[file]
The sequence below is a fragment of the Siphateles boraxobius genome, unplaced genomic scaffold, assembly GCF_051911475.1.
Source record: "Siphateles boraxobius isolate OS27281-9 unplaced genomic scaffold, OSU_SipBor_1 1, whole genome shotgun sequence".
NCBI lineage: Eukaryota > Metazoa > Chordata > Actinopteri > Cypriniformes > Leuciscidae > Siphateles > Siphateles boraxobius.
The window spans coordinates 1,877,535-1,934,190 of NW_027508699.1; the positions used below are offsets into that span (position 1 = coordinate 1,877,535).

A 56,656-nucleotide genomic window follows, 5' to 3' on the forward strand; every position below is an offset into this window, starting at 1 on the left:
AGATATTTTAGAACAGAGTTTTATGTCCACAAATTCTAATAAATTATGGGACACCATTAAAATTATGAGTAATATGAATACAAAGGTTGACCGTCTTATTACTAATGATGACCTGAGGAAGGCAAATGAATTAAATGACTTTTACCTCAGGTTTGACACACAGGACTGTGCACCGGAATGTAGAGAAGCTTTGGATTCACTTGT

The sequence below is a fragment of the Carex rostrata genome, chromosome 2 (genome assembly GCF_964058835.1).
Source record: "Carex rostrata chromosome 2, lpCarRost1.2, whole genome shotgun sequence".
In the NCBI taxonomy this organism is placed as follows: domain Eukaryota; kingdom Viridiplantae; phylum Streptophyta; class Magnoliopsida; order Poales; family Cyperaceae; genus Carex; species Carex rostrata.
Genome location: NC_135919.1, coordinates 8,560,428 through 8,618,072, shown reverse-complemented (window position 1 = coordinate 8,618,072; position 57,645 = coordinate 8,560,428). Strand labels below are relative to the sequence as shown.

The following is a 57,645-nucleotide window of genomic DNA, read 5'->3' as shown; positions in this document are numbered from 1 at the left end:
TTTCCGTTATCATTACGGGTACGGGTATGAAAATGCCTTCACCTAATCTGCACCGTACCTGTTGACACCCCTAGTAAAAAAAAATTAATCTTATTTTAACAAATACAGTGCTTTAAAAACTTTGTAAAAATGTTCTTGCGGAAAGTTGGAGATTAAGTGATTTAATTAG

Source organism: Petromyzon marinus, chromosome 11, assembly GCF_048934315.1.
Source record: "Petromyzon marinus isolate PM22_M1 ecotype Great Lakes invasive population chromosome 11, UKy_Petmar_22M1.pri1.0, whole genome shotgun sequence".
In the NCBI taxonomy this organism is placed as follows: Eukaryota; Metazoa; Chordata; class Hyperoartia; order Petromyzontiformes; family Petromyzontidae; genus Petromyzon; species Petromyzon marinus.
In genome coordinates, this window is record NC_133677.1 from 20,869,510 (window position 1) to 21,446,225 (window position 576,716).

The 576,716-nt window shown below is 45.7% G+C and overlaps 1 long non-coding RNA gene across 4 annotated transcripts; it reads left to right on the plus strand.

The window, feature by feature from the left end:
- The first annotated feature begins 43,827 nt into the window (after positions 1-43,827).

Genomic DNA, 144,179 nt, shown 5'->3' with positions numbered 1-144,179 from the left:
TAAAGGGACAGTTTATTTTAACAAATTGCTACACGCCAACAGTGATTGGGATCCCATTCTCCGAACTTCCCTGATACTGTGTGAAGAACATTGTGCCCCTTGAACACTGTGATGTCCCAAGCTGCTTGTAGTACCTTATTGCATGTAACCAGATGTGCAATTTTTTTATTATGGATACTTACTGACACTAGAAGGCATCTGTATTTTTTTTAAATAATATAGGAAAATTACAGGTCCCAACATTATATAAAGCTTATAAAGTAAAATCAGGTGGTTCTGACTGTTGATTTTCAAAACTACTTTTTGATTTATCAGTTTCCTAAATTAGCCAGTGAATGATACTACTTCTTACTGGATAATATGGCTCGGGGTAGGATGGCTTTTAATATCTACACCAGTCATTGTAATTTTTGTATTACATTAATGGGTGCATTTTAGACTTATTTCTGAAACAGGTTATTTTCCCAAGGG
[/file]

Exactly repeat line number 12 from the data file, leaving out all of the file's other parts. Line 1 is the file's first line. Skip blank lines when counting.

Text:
TTTCCGTTATCATTACGGGTACGGGTATGAAAATGCCTTCACCTAATCTGCACCGTACCTGTTGACACCCCTAGTAAAAAAAAATTAATCTTATTTTAACAAATACAGTGCTTTAAAAACTTTGTAAAAATGTTCTTGCGGAAAGTTGGAGATTAAGTGATTTAATTAG